Things are going slow for me as I am still recovering from surgery. A few months ago I was diagnosed with a small tumor at the base of my tongue, that had spread into lymph nodes on the left side of my neck. There are basically two treatment options; chemo/radiation or surgery with possible follow-up radiation. I was initially told that the only option for me was chemo/radiation so I had a feeding tube installed into my stomach, and one radiation treatment. It was then I found out the best surgeon in the country for this type of cancer practices in San Diego. I really didn't want anything to do with radiation or chemotherapy and the lifetime of after effects they bring. I consulted with the surgeon, and then stopped radiation treatments while I consulted more surgeons, ENT's and oncologists. I opted for surgery on November 30. I had the tumor removed robotically and I was the first person to be operated on with the newest, latest, greatest device at Sharp Hospital. I was asked to do a interview about my experience but really don't remember that part. The lymph nodes were removed the regular slice and dice way. Six hour surgery went well, spent the night intubated in ICU. I was supposed to be out the entire time I was intubated as I had explained to everyone that my biggest fear is waking up with that dam tube down my throat. I was with my father when he came out of surgery and he tried to pull his tube out. I have that same type of fight survival instinct. Fear realized as I was awake almost the entire time and remember the nurse on the phone telling the doctor "he's fully sedated and wide awake" and asking permission for a fentanyl drip. They restrained my arms with soft restraints. Not fun, luckily for all of us I was heavily sedated or they would have been in for it. Spent four additional days in the hospital, mostly because the surgery is in my airway. Came home to have to put my best friend and loyal companion Sasha to sleep three hours later.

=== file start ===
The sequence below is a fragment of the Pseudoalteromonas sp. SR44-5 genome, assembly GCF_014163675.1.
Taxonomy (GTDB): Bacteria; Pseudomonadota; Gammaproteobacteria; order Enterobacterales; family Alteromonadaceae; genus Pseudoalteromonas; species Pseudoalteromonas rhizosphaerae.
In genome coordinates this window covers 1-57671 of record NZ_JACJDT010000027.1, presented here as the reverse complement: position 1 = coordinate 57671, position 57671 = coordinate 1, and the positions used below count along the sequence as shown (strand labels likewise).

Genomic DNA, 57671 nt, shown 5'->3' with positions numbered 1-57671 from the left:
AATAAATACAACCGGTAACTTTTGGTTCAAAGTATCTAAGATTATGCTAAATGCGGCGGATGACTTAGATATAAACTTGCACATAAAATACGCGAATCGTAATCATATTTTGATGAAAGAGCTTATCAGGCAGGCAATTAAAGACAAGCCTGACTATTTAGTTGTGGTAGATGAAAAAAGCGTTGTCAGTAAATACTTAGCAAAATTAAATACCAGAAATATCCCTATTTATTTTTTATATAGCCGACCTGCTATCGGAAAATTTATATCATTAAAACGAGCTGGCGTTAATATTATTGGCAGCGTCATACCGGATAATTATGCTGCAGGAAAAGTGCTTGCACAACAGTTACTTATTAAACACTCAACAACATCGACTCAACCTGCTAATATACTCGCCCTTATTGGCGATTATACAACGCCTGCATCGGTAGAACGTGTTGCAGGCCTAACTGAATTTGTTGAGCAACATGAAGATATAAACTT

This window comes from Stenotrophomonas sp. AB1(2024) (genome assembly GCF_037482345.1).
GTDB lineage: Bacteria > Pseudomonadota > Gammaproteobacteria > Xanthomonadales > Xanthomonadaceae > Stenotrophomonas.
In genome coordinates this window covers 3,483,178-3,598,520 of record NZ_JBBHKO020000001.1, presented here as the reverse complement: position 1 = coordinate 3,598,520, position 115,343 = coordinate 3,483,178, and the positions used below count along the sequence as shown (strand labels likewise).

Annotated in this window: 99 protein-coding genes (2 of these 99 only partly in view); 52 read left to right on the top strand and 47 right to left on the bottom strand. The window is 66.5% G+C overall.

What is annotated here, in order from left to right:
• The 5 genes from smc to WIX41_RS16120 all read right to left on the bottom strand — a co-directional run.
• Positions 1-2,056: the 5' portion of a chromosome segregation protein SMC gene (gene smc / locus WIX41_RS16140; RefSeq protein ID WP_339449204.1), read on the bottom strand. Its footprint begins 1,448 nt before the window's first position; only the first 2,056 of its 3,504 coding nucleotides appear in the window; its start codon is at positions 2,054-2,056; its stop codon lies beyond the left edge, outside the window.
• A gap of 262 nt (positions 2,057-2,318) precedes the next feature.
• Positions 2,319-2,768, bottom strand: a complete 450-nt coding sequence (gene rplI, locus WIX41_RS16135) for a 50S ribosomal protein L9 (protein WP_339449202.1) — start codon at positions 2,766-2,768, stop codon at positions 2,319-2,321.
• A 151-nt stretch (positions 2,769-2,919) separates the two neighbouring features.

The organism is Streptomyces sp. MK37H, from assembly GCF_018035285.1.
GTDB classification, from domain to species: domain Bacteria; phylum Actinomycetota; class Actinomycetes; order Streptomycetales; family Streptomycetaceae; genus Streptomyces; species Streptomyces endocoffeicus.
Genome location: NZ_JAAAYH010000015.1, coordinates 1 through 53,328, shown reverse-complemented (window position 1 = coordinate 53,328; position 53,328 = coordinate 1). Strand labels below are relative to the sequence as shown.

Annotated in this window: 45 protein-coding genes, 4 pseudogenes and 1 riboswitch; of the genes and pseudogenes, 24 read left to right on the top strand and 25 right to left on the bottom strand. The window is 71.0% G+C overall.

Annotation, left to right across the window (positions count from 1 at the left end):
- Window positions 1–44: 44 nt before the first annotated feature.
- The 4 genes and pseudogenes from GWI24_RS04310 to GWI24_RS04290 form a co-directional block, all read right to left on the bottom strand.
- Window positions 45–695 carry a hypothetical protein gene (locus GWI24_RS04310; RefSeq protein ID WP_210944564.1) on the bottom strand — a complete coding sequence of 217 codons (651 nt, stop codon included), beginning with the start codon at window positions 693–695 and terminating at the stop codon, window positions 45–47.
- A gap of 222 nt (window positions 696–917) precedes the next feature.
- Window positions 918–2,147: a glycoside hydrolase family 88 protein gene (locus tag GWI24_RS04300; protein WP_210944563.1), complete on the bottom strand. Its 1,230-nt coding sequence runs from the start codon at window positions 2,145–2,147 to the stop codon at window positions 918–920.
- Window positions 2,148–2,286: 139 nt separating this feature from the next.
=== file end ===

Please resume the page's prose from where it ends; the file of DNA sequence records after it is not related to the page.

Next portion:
A week later a visit to my surgeon revealed she got it all, no tendrils, nothing in the margins, and she explained there was only one lymph effected and she took 32. She said I am "surgically cured". I debated doing follow-up radiation because the one lymph was 5CM and it was recommended by some national guidelines for cancer treatment. After talking to several ENT's, surgeons and a few radiation oncologists, I decided to take my chances and not do radiation as most of them recommended the wait and see approach. In the "very unlikely" event that it comes back, I can be treated surgically or with radiation or both, with the same level of success as if I did it now. I would also rather not go to COVID central five days a week for four weeks and have my immune system compromised at the height of a pandemic. Cancer survivors are only considered "cured" after five years, so now its a waiting game; CT/PET tests every three months for a year, then every six months for five years, then yearly for life. The surgery beat me down much more than I anticipated and I am finally getting back to normal.